The Danger of Being Obedient – The Stanley Milgram Experiment
The Stanley Milgram experiment is perhaps one of the most famous and controversial psychological studies done on the subject of obedience. The idea struck psychologist Stanley Milgram back in 1961, when a World War II German Soldier named Adolph Eichmann was tried. According to Eichmann, he ordered the deaths of millions of Jews simply because he was following order. Rousing Milgram’s interest, he wanted to understand how far obedience could take a person.
- Milgram posted a newspaper ad to find 40 male subjects who would participate in his experiment. For their participation, Milgram would compensate them with $4.50 each (and $4.50 worth a lot more in 1961 than it does today)
- The study involves three characters – the experimenter (a confederate), the teacher (the test subject), and the student (a confederate).
- The student was to learn a list of word pairs and would later be tested by the teacher. For every incorrect answer, an electric shock would be delivered to the student via the electrodes attached to his body.
- The test subjects were made to believe that they were randomly assigned the role of the teacher but of course, this was not the case.
- The teacher and the student were placed in a separate rooms. The teacher had an electric shock generator, in which the switches were labeled “slight shock” all the way to “extremely severe shock” (450 volts).
- Milgram wanted to understand how far each teacher would go to follow instructions given by the instructor.
- The student would deliberately give wrong answers and as a result, the teacher was expected to deliver the electric shocks. At times the teacher was hesitant to do so, the instructor would give him instructions and strongly suggested him to continue.
The Results and What They Mean
The results were shocking – all of the test subjects delivered up to 300 volts, while two-thirds or 65% of them proceeded to the maximum – 450 volts. These results had sparked many psychological studies to either prove or disprove the results.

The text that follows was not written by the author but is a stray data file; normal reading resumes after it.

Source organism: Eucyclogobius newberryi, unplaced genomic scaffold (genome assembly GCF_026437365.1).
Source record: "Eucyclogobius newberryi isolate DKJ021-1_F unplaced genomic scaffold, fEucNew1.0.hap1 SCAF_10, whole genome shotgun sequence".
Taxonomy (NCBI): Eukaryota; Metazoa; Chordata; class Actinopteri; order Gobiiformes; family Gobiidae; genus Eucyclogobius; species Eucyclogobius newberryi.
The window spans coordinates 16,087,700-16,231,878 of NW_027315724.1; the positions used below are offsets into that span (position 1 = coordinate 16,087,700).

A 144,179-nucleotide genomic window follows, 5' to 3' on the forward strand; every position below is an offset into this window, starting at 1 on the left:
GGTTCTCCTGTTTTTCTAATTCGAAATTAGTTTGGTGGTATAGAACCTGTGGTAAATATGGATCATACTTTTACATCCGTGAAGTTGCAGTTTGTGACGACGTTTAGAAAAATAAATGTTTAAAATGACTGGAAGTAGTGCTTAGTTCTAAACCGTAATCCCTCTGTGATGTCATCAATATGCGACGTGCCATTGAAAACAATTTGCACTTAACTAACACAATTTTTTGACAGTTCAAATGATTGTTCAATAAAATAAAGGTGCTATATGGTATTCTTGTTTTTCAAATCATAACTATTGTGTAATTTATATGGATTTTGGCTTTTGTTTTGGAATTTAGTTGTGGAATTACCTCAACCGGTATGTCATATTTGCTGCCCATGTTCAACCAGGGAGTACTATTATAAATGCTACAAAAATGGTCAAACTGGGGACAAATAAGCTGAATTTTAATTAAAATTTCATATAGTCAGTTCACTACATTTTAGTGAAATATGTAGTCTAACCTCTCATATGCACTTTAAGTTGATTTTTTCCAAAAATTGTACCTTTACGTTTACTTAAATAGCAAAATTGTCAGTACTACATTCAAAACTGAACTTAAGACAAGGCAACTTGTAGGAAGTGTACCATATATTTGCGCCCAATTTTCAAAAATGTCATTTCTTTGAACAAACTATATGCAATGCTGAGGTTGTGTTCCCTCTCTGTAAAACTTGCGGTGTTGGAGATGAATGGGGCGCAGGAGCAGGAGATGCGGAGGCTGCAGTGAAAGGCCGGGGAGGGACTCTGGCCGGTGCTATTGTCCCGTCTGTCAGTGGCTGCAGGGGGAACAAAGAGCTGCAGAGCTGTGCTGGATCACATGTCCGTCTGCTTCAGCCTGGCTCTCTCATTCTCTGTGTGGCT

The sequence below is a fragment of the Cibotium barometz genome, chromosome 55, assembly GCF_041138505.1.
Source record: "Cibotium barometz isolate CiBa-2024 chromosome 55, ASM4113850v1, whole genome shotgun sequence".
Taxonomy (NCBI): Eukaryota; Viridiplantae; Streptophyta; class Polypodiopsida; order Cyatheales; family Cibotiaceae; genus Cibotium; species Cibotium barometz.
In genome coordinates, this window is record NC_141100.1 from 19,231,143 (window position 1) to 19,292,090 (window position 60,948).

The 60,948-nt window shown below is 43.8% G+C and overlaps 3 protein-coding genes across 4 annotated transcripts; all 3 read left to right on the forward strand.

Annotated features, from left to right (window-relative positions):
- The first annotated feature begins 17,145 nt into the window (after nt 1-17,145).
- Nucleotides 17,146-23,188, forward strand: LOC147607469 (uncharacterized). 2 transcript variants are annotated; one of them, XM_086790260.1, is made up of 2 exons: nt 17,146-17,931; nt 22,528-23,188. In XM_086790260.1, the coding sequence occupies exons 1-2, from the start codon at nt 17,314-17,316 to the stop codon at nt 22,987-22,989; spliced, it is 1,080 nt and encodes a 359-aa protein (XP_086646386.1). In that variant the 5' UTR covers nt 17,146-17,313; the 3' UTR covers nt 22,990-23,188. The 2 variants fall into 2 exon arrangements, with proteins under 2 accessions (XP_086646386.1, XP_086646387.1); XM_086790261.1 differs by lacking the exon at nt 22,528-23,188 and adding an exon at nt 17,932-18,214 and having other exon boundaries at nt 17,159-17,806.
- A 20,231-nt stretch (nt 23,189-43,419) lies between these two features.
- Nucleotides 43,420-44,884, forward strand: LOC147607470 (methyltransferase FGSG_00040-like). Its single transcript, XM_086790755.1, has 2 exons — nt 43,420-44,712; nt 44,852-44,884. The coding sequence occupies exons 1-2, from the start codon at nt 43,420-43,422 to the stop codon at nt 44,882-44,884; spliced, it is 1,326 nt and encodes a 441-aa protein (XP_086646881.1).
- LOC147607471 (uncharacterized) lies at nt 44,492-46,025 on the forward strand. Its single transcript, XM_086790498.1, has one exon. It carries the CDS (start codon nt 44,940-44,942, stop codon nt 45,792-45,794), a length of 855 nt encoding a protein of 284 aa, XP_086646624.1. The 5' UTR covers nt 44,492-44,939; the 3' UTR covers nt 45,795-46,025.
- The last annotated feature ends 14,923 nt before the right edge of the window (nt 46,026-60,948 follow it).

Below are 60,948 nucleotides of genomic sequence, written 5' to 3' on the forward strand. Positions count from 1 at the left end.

When it comes to the result of his experiment, Stanley Milgram came up with two states of behavior that people generally have whenever they are in a social situation:
- The autonomous state, in which a person performs actions of his own will, and owns up to the responsibility of any consequences of such actions
- The agentic state, in which a person allows another to control his actions. Consequently, he does not claim responsibility for any subsequent effects of his actions, and pass them on to the person who directed him.
For a person to be in an agentic state:
- The person who gives orders is perceived to be a person who is qualified to do such
- The person who follows the order believes that the one who directs him will take responsibility for any consequences
The two criteria above were supported in the Stanley Milgram experiment because:
- Status of location: Test subjects believed that the study was safe because it was being conducted at Yale University
- Status of authority figure: The experimenter wore a laboratory coat, which suggests knowledge and expertise, making it easier for the participants to follow their orders
- Proximity of authority figure: The presence of the experimenter gave the test subject the feeling that he is not solely responsible for what could happen to the student